Morning Report: 13 January 2017
13th January 2017 By: Ranko Berich
GBP Sterling enjoyed sporadic bursts of strength against USD yesterday, but, as has frequently been the case over recent weeks, the gains were short-lived. Although fresh economic data has been light on the ground, it was announced that next Tuesday Theresa May will outline details of the UK’s negotiating aims for leaving the European Union. Until now, May has provided scant detail on the topic, with a glib remark claiming that she was after a “red, white, and blue” Brexit being the closest May has come to being drawn on the subject. As a result, next week’s speech is likely to be an important event for sterling. Elsewhere, the Bank of England’s Credit Conditions Survey will be released today at 09:30 GMT, and the Monetary Policy Committee’s Michael Saunders will speak on the Labour Market at this time.
EUR The euro remains buoyant against sterling this morning, and despite paring its gains versus the greenback, EURUSD remains well above yesterday’s open. Some fundamental data of note was released yesterday, with eurozone and Italian Industrial Production both exceeding expectations significantly. The European Central Bank’s latest meeting minutes were released, and reflected discord within the Governing Council about December’s extension on its bond buying programme. Previously the ECB had sought to emphasize broad consensus on its QE decisions, so the candour about internal divisions could be a sign QE is facing rising internal opposition. Today’s major eurozone release has been the German Wholesale Price Index, which rose 1.2% in December.
USD USD has found its legs overnight against most of its major partners, after a bruising 24 hours following Donald Trump’s press conference on Wednesday. Weekly unemployment claims were once again very low at just 247,000, demonstrating the increasing tightness of the labour market. Two speakers from the Federal Open Market Committee commented on the outlook for monetary policy, with Evans mooting the possibility of stronger fiscal policy meaning less monetary support was necessary for the economy, and Harker stating he thought three interest rate hikes would be appropriate this year. Interestingly enough, the comments had little immediate impact on USD, despite coming from two voting FOMC members. The reduced market impact from FOMC statements illustrates how the market focus for USD is increasingly fiscal policy, and statements made by the President Elect. Retail Sales data will be released today at 13:30 GMT.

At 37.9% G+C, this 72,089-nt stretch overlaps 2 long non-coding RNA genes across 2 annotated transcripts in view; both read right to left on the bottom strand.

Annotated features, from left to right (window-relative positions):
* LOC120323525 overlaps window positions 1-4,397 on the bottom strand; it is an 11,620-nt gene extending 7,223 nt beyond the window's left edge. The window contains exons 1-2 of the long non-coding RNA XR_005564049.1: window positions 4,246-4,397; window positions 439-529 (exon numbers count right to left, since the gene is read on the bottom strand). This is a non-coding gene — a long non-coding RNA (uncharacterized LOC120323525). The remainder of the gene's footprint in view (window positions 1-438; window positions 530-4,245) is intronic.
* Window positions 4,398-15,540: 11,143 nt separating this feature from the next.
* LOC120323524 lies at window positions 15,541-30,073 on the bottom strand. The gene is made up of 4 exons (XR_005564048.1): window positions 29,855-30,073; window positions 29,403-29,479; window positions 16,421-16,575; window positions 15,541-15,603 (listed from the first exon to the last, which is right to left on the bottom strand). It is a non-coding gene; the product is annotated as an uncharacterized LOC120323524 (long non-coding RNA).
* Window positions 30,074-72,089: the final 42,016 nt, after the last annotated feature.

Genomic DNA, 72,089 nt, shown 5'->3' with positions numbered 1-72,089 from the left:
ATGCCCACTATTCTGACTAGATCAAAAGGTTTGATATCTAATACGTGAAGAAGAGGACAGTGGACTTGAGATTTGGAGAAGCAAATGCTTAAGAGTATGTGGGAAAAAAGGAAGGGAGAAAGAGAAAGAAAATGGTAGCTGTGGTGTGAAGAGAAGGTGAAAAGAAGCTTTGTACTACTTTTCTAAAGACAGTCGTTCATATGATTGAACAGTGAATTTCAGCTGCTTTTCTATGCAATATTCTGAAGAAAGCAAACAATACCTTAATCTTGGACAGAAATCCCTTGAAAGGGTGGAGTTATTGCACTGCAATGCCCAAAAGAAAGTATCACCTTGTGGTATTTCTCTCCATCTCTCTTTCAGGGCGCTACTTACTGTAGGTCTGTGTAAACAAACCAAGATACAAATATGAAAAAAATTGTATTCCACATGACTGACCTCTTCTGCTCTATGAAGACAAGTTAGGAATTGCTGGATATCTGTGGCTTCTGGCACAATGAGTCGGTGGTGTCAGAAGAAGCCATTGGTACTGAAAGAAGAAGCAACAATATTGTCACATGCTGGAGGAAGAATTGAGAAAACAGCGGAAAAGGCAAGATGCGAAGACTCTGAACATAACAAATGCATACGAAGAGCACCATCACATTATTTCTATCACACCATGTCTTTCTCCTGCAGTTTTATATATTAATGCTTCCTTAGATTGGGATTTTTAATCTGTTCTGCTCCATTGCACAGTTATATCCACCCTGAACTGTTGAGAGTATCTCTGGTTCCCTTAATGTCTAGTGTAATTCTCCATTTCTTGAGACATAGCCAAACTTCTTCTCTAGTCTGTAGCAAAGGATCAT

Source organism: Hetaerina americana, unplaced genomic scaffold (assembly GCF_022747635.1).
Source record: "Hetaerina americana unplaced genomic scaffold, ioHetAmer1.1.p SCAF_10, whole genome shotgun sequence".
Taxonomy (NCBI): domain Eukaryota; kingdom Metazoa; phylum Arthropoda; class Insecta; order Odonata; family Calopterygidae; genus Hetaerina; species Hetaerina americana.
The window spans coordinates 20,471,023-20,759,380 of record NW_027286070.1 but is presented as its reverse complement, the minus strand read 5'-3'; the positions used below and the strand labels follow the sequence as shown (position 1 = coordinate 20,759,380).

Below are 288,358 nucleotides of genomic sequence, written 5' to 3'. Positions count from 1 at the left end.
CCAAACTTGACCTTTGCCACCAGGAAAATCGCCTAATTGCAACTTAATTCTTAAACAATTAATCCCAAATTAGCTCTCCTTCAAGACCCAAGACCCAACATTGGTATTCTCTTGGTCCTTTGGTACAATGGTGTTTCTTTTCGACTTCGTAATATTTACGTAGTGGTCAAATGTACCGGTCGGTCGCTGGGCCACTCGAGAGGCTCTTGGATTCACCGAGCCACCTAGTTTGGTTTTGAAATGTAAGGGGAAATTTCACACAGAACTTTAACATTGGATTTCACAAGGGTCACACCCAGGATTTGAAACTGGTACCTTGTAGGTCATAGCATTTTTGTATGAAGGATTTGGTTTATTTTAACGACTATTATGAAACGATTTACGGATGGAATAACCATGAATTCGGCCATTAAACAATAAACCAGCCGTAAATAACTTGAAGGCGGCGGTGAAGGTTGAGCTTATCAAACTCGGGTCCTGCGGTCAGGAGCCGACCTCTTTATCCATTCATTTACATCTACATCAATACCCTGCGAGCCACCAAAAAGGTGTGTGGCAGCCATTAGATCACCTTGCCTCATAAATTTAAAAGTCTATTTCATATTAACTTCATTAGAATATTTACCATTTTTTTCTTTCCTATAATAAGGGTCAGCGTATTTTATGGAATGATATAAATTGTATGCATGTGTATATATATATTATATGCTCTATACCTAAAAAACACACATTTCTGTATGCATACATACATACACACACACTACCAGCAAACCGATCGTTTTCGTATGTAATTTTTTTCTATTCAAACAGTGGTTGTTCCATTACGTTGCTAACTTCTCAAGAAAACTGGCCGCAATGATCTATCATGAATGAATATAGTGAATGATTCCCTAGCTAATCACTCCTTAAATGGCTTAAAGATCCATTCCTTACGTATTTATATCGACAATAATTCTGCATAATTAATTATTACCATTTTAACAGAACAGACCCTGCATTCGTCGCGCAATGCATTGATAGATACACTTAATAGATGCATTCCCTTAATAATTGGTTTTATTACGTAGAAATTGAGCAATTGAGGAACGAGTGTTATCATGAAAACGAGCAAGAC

CAD The loonie pared its recent gains versus USD yesterday, after reaching a fresh high versus the greenback in the morning. The only data release of note was the New House Price Index, which showed a marginally slower than expected increase in November. No data will be released today, meaning developments elsewhere, particularly crude oil markets, will holy sway over CAD.
- Theresa May to set out more Brexit detail in speech next week – Financial Times. Theresa May is to make a long-awaited speech on Brexit next Tuesday in which she will set out more details of her negotiating aims including her plans to control migration. Mrs May’s last major speech on Brexit was at the Conservative party conference last October, in which she announced she would insist on controls on EU migration and on leaving the jurisdiction of the European Court of Justice.
- BoE’s Carney – curbing consumer lending would be ‘big call’ Bank of England. Governor Mark Carney said it would be a “big call” for the central bank to rein in rapid growth in consumer lending, which picked up strongly last year and brought some echoes of the period before the global financial crisis. British consumer borrowing increased at the fastest annual rate for more than 11 years in November, the BoE said last week, and Carney told lawmakers that the momentum appeared to have continued into the Christmas holiday season.
- Britain’s economy likely expanded 0.5 percent in fourth-quarter – Reuters. Britain’s economy likely expanded by 0.5 percent in the final three months of last year, slowing slightly from the third quarter, the National Institute of Economic and Social Research said on Wednesday. It estimated Britain’s economy grew 2.0 percent in 2016 compared with 2.2 percent during the previous year, in line with the long-run potential growth rate of the economy. But it warned growth over the last year has been unbalanced, led by consumer spending.